Like the frosted creations contained within, Wes Anderson’s Grand Budapest Hotel looks like a delicate, appetizing confection of no particular nourishment, but hidden inside are tools needed to make the film work. (That analogy will make much more sense to folks after they’ve seen the film.)
If ever Anderson has come close to overdosing on whimsy (and this is coming from a huge fan of his work), this is probably it. He Inceptions us into the tale, layer after layer, taking us back through the decades in increasingly stylized fashion to different eras of history, each one seemingly more fictional than the last. While doing this, he is changing aspect ratios to reflect the particular thread one is following at the time. It sounds more difficult to grasp than it is, but it does seem like a lot of effort to go through for what amounts to a framing device, and an extraneous one at that. Especially given how elegantly simple a similar concept was executed in The Royal Tenenbaums. (Both films are ostensibly based on books that do not exist.)
That said, the film itself is witty and quick moving, so any issues with this will most likely disappear once the main storyline begins. That story being the tale of M. Gustave, concierge of the opulent Grand Budapest Hotel in a fictional Alpine country in central Europe, and his new lobby boy, Zero Moustafah. While Zero is the classic Anderson hero (deadpan, quick and with unexplained quirks), Ralph Fiennes is something new. A blustering perfectionist that seeks to be masculine and foppish at the same time, he is not only a perfect foil in a screwball comedy, but he is an excellent representation of old Europe and how it fell away during the second world war.
The whole film is a metaphor for it, in point of fact. Taking place in the 1930s, Anderson never actually uses Nazis as bad guys, but anyone that can’t see that the Zig Zag is his fairy tale version of the 3rd Reich is denser than anyone I’d want to know. One would assume he was inspired by Charlie Chaplin’s Great Dictator in that regard, representing the Germans in similar fashion to the Double Cross of Chaplin’s evil regime. It also seems to have a lot in common with another filmmaker that created an anti-Nazi comedy before it’s time, Ernst Lubitch. Like To Be or Not To Be, Hotel finds itself being a screwball caper pitting the self-appointed proponents of society and culture against thugs and violence. In To Be it is a theater troupe. In Hotel, Gustave fancies himself an expert lover and a poet of exceptional… length.
The film’s cast is overloaded to the point of exploding. Typically I am in favor of finding the best person for the role, even if it happens to be a famous person. Here, admittedly, it is employed so much as to be distracting on occasion. One can understand why so many actors would agree to it though. Anderson films are, to this point, pretty universal critical darlings. An actor can show up, put on a funny costume for two or three days work and end up with a high rated film on their imdb page. (And as many people have made multiple appearances in his films, one would assume he’s enjoyable to work with.) While a lot of people like Bill Murray and Harvey Keitel have quick but memorable cameos, the standout for me was Willem Dafoe as a heavy for the well-to-do family who’s matriarch dying is the kick-off for the whole plot. He manages to exude perfect comic menace. It’s something a lot of actors have tried to pull off, but Dafoe makes it seem effortless by never chewing scenery. Also in a villain’s role is Adrien Brody and his spoiled brat cum murderous Zig Zag man is equally intriguing as he delivers a playfully angry character seeking what he believes is rightfully his by birth. Rounding out the main cast is Saoirse Ronan, who I’ve enjoyed in various projects before. She is more talked up than actually given things to do, but she manages to imbue her character with a lot of pathos despite her limited screentime.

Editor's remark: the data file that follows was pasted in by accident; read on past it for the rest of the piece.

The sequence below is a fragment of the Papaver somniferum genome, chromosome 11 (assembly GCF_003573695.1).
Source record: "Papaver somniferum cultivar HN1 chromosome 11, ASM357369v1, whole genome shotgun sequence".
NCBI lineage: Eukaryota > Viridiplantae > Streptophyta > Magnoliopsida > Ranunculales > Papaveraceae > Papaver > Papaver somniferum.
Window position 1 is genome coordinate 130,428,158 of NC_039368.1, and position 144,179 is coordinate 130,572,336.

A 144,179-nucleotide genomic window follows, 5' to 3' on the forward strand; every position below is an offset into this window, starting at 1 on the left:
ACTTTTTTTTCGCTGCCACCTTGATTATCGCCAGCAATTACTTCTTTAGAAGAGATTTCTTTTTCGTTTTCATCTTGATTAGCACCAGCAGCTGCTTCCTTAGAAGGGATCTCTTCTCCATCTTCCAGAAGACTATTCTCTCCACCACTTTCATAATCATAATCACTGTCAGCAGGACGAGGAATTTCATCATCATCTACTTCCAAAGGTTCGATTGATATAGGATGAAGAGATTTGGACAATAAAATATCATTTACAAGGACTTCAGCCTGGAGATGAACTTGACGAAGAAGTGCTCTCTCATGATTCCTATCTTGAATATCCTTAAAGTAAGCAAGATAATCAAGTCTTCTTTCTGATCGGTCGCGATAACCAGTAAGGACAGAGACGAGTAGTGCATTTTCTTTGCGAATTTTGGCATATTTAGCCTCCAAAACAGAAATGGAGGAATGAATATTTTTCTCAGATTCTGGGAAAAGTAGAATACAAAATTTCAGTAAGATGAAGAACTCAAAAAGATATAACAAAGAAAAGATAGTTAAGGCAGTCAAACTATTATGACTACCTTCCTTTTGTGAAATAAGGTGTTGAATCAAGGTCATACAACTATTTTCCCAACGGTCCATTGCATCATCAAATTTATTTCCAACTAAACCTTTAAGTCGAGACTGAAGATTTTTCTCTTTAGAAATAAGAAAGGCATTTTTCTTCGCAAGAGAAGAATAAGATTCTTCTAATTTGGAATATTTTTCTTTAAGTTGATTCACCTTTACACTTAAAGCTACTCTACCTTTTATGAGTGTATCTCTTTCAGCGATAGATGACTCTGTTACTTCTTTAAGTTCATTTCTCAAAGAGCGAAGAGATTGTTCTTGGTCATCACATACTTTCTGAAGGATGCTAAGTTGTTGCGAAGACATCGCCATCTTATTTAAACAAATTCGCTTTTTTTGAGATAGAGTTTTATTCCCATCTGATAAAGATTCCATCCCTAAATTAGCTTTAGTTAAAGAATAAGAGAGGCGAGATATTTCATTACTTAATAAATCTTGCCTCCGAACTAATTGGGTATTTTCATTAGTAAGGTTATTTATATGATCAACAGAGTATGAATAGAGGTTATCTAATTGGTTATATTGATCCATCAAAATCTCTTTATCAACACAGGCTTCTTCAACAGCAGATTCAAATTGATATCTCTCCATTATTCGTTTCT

The film itself has an odd look to it as Anderson pulls from his established bag of tricks whilst adding just a little bit of the new. To help solidify the aspects of the film being like a comedy of the time, he goes back to using miniatures and stop motion effects for things that could easily be accomplished by CGI. However, there are some shots in the film where it looks like he’s using full-tilt CGI in conjunction with these old-fashioned and purposely cheesy techniques. It can be a bit jarring, but it does reinforce the idea that CG is just another tool in a director’s bag and that it is neither better or worse than anything else if it creates the visual they are trying to accomplish. It’s also not a coincidence that the bulk of the film takes place in the Academy 1.33:1 ratio that was common of the time and is now thought of as being the old TV format. It also eschews Anderson’s usual penchant for creating a soundtrack of retro-pop hits for only classical music and film score. The film draws the line at keeping to the era’s content limitations, however, and far exceeds the pre-code allotment for language and sexual imagery.
Grand Budapest Hotel isn’t the best Anderson film, becoming a victim of its own grandiose ambitions. It’s always under the threat of collapsing in on itself. However it’s hardly a failure either. It’s highly entertaining, if a bit flawed, and the more I think about his choices, the more I seem to like many of them. It’s also frequently laugh-out-loud funny. I get the feeling that this film, like most of Anderson’s work, will grow on me over repeated viewings.
(Three and a half damns given out of five)